Figure 2. Coelomic ultrasound showing a thin-shelled egg (yellow arrow) in the caudal coelom of an Eclectus parrot.
For retained eggs without a palpable shell, imaging may be needed to confirm a diagnosis of dystocia or egg binding. While many birds presenting with a retained egg are not stable enough for standardized orthogonal views under sedation or anesthesia, a standing DV radiograph can often provide the necessary information (Figure 1). This can also help to assess whether the egg is likely to fit through the diameter of the pelvis. However, if the bird is standing and the egg is dorsal to the pelvis, remember that elevation of the subject above the radiographic plate may make the egg look slightly larger than it is, and this artifact may make it appear that the egg is too large for the bird to pass. For this reason, if the egg appears only slightly too large to pass, supportive care should still be initiated, as I have occasionally been surprised by birds passing eggs that appeared artifactually too large on radiographs. Extremely thin-shelled or unshelled eggs may not be detectable via radiography, as can eggs that are too far cranial to palpate. Ultrasound can be extremely useful in these cases. (Figure 2)
Supportive care as described should be initiated, with the addition of heat support, and humidity. Analgesia such as butorphanol (1 mg/kg IM q8h) may be appropriate. Often birds will be able to oviposit within 12-24 hours of support, and this can be an excellent initial approach if the bird is not in distress. If cloacal prolapse is present, exposed mucosa should be kept moist. If the cloacal prolapse is seen to clearly contain an egg, the tissue can be rehydrated topically and gently pushed off the exposed egg. In many cases the prolapse will reduce on its own after the egg is freed; in other cases it may need to be manually reduced.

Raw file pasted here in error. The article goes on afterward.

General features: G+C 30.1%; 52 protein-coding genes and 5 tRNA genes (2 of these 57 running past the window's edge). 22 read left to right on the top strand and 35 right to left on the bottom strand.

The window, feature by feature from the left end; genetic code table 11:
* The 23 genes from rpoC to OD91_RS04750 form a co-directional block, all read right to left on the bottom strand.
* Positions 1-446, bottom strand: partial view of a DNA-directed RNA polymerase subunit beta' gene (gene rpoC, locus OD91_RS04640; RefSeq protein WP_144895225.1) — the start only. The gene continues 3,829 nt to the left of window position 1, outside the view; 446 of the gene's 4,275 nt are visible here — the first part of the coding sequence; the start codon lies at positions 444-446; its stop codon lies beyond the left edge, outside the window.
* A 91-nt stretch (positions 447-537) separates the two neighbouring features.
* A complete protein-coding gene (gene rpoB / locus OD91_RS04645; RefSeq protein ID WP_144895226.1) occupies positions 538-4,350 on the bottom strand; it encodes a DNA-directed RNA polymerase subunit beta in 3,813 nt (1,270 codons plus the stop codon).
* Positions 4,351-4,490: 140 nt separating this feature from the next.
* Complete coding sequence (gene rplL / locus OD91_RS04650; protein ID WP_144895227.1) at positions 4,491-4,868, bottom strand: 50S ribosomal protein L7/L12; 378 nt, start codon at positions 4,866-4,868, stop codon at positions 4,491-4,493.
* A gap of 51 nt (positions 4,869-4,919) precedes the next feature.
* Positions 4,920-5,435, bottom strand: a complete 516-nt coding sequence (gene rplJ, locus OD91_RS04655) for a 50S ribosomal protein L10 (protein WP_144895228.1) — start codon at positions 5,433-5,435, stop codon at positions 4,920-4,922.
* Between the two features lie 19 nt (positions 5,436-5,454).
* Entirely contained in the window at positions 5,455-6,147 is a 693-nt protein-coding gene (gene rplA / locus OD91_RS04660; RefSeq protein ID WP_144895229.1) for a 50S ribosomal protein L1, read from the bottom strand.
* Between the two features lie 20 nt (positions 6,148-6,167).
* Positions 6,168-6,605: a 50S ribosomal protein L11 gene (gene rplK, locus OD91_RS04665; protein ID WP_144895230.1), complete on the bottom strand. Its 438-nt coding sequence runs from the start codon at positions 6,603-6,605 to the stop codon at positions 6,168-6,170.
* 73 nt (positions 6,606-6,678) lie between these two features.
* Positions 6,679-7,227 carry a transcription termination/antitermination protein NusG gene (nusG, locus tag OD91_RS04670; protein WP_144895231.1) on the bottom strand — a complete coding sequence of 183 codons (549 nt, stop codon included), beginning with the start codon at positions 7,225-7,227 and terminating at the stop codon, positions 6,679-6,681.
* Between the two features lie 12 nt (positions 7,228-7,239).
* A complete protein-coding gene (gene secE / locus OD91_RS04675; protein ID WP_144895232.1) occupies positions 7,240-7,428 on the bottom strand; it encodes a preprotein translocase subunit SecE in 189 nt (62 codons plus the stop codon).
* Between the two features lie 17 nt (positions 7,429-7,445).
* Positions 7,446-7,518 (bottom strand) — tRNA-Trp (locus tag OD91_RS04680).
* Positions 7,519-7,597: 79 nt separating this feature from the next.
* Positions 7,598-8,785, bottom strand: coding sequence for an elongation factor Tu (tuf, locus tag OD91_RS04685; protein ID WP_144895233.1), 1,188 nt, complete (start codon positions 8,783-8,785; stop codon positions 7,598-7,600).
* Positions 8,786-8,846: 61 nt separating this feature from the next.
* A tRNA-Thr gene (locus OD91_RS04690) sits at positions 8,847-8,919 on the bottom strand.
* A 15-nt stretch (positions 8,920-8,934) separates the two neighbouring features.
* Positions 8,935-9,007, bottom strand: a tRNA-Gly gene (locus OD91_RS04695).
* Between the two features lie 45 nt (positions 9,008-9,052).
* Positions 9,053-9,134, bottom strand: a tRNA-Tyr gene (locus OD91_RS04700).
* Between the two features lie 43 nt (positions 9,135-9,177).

If the bird does not lay with support, in some cases oxytocin may be tried to attempt to improve oviduct contractions, but it is important to ascertain that the oviduct’s vaginal sphincter is open. In the gravid bird, this region is often visible in region of the oviduct nearest the cloaca. If the vaginal sphincter is not open or cannot be clearly visualized, oxytocin is contraindicated. If oxytocin is appropriate, it may be given at 5 IU/kg IM, and repeated once if there is no effect within 20-40 minutes.
If the bird cannot lay with oxytocin and supportive care, assisted delivery is indicated. Sedation or anesthesia is usually required to promote sufficient muscle relaxation to allow the egg to pass with less resistance. Gentle pressure on the caudal coelom cranial to the egg should first be attempted, as some eggs will pass readily in this manner. If the egg does not advance or does not clear the pelvic girdle, transvaginal/cloacal assisted delivery may be the next step. For smaller birds, magnification, a nasal speculum, and/or a Lone Star retractor may improve visualization. Aspiration of the liquid egg contents and gentle manual implosion of the egg may be necessary to facilitate delivery of an overlarge egg. The owner should be warned of the risk of laceration or damage to the mucosa from the broken shell. If the egg is unable to be delivered percloacally, surgical coeliotomy and removal may be required
Following resolution of dystocia or egg-binding, hospitalization for supportive care is often warranted, including heat, fluids, and nutritional support, analgesia, and antibiotics if indicated by suspected infection or if prophylaxis is needed. Blood work is often appropriate to screen for infection, anemia, or renal damage secondary to prolonged pressure from an egg situated in the pelvis. The owner should be informed that in many cases dystocia can recur, and reducing hormonal stimuli and possibly medical therapy should be pursued to try to prevent future egg-laying.